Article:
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25-Year-Old Kyohei Hosoya Targeting Paris Olympics Marathon


It's a fast new world in Japanese men's marathoning, and one of its exciting new stars comes to it straight out of Kyushu. His name is Kyohei Hosoya (25, Kurosaki Harima). In just his second marathon he ran 2:06:35 for 3rd at February's Lake Biwa Mainichi Marathon, ranking him at all-time Japanese #6. In college he was mostly sidelined with injury, but since joining the corporate leagues his abilities have come into full flower. Now, with the 2024 Paris Olympics in his sights, he's poised to make another great leap forward.

When the race in Lake Biwa began Hosoya was just an unknown 25-year-old, but when he hit the finish line he'd inked his name on the list of top candidates for the Paris Olympics. What once was just a dream is now a realistic goal. "I'd had some vague hopes before about representing Japan," he said, "but now that feeling is burning bright." 

Someone who has been involved with Hosoya's athletic career had often told him, "It's hard to make it to the starting line, but once you do you'll perform." At Lake Biwa Hosoya ran almost perfectly even splits of 3:00/km to come up from the second group and take 3rd. Having debuted in 2:28:47, he cut over 22 minutes off his PB. 

As a student at Chuo Gakuin University, Hosoya said, "I was injured for over half of my four years." Right before he started at Chuo Gakuin he hurt his right knee and couldn't run for over a year. After that he had a series of muscle strains and stress fractures, but even so, when he could run he made his presence felt. His second year he ran the Hakone Ekiden's Eight Stage, and his third and fourth years he handled uphill duties on the legendary Fifth Stage. Each time he took 3rd on his stage. His greatest strength? "Consistency," he said.

Since joining the Kurosaki Harima corporate team Hosoya's injury rate has gone way down. More attention to care and cross-training, and head coach Akinori Shibutani's advice to slow down Hosoya's easy runs have proven effective. Hosoya had previously focused a lot on the pace of his runs, but under Shibutani's guidance he found that adjusting the pace depending on how he was feeling and on the intensity of the upcoming main workouts paid off.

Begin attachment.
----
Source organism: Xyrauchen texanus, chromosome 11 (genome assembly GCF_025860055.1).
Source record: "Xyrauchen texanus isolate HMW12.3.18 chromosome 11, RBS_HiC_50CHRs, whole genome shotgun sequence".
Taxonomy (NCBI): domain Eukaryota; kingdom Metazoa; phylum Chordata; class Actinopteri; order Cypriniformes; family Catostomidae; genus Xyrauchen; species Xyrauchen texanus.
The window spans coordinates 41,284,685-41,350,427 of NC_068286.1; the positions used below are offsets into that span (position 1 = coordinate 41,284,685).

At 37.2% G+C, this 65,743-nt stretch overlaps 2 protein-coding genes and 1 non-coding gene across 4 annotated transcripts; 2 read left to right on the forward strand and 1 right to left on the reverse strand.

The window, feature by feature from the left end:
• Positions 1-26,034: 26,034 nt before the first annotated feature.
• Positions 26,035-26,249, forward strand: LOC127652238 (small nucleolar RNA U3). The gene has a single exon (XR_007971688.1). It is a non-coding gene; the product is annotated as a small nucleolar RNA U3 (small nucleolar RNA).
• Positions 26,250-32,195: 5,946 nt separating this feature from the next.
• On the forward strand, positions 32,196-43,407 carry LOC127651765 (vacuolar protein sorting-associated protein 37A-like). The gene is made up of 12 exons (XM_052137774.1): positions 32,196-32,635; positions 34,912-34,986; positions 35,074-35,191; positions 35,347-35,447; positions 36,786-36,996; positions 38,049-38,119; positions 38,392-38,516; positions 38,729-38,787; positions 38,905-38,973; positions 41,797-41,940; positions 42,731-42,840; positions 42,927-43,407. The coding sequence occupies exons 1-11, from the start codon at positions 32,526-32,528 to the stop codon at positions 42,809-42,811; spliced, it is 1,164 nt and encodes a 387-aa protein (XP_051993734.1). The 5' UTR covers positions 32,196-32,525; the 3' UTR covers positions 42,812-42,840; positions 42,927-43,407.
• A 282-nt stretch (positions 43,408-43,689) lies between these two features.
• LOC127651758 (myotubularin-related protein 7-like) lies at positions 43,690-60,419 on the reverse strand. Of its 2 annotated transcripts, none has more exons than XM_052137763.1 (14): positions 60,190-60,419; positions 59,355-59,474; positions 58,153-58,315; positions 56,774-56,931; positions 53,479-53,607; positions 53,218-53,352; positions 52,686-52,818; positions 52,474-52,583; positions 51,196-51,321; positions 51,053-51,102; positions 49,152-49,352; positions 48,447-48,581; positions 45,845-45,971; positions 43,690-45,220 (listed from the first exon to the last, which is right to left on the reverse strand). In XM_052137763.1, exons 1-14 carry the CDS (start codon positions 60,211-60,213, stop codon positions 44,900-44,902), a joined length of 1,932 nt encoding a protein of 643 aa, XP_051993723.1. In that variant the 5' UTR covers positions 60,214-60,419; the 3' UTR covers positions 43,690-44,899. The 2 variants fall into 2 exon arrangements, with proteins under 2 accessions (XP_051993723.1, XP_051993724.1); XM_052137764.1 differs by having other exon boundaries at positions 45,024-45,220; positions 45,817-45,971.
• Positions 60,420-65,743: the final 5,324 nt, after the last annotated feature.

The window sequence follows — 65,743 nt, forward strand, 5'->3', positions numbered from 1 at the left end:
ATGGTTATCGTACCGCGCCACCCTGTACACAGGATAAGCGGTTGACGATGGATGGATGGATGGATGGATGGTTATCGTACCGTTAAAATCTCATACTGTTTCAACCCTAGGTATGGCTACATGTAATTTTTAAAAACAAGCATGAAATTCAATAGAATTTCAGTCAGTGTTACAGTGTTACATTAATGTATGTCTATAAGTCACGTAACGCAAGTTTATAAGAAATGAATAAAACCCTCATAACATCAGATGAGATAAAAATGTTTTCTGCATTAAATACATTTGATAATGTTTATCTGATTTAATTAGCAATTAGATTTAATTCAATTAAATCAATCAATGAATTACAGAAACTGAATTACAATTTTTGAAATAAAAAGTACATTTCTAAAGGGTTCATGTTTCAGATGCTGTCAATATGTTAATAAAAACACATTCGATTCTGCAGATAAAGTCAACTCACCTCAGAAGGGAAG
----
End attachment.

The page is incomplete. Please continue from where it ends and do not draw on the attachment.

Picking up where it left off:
Hosoya is something of a late bloomer when it comes to potential national team representatives. Coach Shibutani likens him to Japan's best-ever championships marathoner, 2012 London Olympics marathon 6th-placer Kentaro Nakamoto. "If he makes it onto a national team, he will perform," said Shibutani. "He's just like Nakamoto, but faster." Taking the road forward one step at a time, the high-potential Hosoya said, "If I'm going to go for a national team then I need to run at least 2:07 again."

Kyohei Hosoya - Born Aug. 31, 1995 in Sakuragawa, Ibaraki. Played soccer from his second year of elementary school until he graduated from junior high school and ran in local ekidens during the winter. Began running seriously at Ibaraki's Suijo H.S., making Sujio's team at the National High School Ekiden Championships. After graduating from Chuo Gakuin University he joined Kurosaki Harima in 2018. Finished 4th on the competitive Fourth Stage at this year's New Year Ekiden national championships. 171 cm, 52 kg.

source article: 
translated and edited by Brett Larner

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Anonymous said…
I didn't know of him at all, but was impressed in the race. Japanese male marathoners seem to have been making great progress in their volume, determination, and results. I presume it's another good effect of MGC.

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